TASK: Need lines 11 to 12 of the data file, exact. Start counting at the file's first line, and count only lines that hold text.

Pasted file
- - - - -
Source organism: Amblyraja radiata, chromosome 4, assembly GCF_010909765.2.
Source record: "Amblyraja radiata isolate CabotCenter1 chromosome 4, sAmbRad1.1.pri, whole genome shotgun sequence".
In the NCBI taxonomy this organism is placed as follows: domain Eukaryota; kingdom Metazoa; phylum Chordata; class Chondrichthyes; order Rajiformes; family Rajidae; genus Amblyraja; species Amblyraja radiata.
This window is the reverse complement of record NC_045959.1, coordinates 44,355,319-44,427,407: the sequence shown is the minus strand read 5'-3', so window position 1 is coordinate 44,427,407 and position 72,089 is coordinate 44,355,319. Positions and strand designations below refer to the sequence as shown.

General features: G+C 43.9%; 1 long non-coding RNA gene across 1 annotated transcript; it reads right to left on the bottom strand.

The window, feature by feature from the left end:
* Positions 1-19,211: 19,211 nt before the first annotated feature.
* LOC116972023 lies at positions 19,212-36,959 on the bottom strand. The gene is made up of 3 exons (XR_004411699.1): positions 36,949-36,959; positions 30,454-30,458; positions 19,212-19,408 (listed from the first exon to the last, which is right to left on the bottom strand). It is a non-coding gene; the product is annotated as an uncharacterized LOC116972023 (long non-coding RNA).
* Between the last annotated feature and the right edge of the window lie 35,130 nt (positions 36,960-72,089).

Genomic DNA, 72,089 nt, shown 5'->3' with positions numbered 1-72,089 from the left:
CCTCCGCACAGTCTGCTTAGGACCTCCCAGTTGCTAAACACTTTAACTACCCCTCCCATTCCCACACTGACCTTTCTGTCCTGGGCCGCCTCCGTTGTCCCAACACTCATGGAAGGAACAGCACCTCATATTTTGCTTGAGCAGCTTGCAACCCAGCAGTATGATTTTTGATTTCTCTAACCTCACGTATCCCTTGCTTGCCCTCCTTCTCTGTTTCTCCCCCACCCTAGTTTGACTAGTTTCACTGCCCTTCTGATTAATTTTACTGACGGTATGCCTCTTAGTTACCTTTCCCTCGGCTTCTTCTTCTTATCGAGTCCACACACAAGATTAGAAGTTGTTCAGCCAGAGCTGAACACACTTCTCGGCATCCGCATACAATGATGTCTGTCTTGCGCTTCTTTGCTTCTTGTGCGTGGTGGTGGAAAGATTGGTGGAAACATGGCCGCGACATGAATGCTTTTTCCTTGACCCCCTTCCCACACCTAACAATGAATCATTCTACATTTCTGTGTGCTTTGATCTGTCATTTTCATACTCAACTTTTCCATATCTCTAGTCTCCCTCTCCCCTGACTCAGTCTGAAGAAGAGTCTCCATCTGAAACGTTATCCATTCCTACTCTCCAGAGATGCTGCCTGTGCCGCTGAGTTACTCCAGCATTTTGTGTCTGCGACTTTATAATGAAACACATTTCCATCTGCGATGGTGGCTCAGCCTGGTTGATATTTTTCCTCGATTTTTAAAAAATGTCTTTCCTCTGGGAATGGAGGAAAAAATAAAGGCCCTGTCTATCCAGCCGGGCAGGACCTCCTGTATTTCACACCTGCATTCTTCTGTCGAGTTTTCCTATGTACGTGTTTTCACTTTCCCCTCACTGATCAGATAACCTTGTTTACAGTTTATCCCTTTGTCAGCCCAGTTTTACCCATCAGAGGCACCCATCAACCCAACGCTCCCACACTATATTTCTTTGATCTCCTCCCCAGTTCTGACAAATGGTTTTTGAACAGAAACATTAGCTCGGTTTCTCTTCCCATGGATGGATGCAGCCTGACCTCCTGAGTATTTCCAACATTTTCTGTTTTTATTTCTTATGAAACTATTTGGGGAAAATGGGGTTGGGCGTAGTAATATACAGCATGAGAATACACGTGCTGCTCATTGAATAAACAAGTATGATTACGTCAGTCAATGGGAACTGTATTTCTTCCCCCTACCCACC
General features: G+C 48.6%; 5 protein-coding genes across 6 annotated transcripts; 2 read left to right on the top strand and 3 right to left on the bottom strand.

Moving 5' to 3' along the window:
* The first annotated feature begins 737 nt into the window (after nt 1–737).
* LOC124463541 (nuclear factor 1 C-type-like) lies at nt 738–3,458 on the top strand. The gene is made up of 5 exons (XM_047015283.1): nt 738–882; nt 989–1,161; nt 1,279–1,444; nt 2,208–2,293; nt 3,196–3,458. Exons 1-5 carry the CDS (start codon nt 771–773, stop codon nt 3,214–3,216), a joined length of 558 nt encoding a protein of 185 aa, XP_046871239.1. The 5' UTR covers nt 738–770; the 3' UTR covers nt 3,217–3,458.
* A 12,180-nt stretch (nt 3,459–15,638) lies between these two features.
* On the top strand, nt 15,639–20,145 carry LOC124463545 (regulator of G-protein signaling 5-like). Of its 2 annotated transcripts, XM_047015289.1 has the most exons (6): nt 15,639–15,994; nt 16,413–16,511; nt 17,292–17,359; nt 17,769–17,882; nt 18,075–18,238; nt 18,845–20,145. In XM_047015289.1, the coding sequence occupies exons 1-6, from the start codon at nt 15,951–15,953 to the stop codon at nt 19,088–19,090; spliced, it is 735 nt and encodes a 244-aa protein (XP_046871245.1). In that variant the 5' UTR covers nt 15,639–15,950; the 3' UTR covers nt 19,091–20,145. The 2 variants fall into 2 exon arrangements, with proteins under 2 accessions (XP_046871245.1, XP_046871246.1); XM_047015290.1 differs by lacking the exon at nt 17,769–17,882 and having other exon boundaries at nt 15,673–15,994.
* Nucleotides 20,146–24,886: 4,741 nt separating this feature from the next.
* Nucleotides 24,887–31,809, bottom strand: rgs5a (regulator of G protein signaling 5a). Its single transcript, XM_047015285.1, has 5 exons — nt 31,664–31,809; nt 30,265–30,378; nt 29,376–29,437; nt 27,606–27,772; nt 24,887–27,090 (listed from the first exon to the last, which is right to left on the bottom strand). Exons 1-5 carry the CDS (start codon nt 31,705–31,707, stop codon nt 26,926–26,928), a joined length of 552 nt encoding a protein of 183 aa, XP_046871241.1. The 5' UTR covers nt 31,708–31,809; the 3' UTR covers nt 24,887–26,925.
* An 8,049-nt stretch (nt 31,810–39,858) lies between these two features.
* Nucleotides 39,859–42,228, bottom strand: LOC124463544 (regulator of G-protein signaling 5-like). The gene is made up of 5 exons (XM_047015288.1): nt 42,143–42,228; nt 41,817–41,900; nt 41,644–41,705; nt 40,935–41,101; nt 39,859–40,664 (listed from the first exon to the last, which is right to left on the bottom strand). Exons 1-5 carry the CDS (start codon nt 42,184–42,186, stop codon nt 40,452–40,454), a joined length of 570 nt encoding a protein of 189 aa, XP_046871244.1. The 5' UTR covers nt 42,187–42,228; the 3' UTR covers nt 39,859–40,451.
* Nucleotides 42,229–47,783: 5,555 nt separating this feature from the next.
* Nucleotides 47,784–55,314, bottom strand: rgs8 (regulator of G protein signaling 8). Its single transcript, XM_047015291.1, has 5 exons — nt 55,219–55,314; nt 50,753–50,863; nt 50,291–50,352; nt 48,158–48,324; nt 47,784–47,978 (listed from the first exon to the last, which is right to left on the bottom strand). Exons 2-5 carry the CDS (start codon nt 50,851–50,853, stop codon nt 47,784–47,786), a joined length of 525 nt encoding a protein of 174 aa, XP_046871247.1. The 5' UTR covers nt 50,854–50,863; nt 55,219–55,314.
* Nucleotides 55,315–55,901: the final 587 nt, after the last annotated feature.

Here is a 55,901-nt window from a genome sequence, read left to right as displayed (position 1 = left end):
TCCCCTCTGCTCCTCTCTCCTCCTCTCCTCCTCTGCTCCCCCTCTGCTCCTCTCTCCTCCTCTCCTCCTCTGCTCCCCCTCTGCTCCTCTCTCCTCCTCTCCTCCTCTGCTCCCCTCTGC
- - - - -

CCTCCGCACAGTCTGCTTAGGACCTCCCAGTTGCTAAACACTTTAACTACCCCTCCCATTCCCACACTGACCTTTCTGTCCTGGGCCGCCTCCGTTGTCCCAACACTCATGGAAGGAACAGCACCTCATATTTTGCTTGAGCAGCTTGCAACCCAGCAGTATGATTTTTGATTTCTCTAACCTCACGTATCCCTTGCTTGCCCTCCTTCTCTGTTTCTCCCCCACCCTAGTTTGACTAGTTTCACTGCCCTTCTGATTAATTTTACTGACGGTATGCCTCTTAGTTACCTTTCCCTCGGCTTCTTCTTCTTATCGAGTCCACACACAAGATTAGAAGTTGTTCAGCCAGAGCTGAACACACTTCTCGGCATCCGCATACAATGATGTCTGTCTTGCGCTTCTTTGCTTCTTGTGCGTGGTGGTGGAAAGATTGGTGGAAACATGGCCGCGACATGAATGCTTTTTCCTTGACCCCCTTCCCACACCTAACAATGAATCATTCTACATTTCTGTGTGCTTTGATCTGTCATTTTCATACTCAACTTTTCCATATCTCTAGTCTCCCTCTCCCCTGACTCAGTCTGAAGAAGAGTCTCCATCTGAAACGTTATCCATTCCTACTCTCCAGAGATGCTGCCTGTGCCGCTGAGTTACTCCAGCATTTTGTGTCTGCGACTTTATAATGAAACACATTTCCATCTGCGATGGTGGCTCAGCCTGGTTGATATTTTTCCTCGATTTTTAAAAAATGTCTTTCCTCTGGGAATGGAGGAAAAAATAAAGGCCCTGTCTATCCAGCCGGGCAGGACCTCCTGTATTTCACACCTGCATTCTTCTGTCGAGTTTTCCTATGTACGTGTTTTCACTTTCCCCTCACTGATCAGATAACCTTGTTTACAGTTTATCCCTTTGTCAGCCCAGTTTTACCCATCAGAGGCACCCATCAACCCAACGCTCCCACACTATATTTCTTTGATCTCCTCCCCAGTTCTGACAAATGGTTTTTGAACAGAAACATTAGCTCGGTTTCTCTTCCCATGGATGGATGCAGCCTGACCTCCTGAGTATTTCCAACATTTTCTGTTTTTATTTCTTATGAAACTATTTGGGGAAAATGGGGTTGGGCGTAGTAATATACAGCATGAGAATACACGTGCTGCTCATTGAATAAACAAGTATGATTACGTCAGTCAATGGGAACTGTATTTCTTCCCCCTACCCACC
General features: G+C 48.6%; 5 protein-coding genes across 6 annotated transcripts; 2 read left to right on the top strand and 3 right to left on the bottom strand.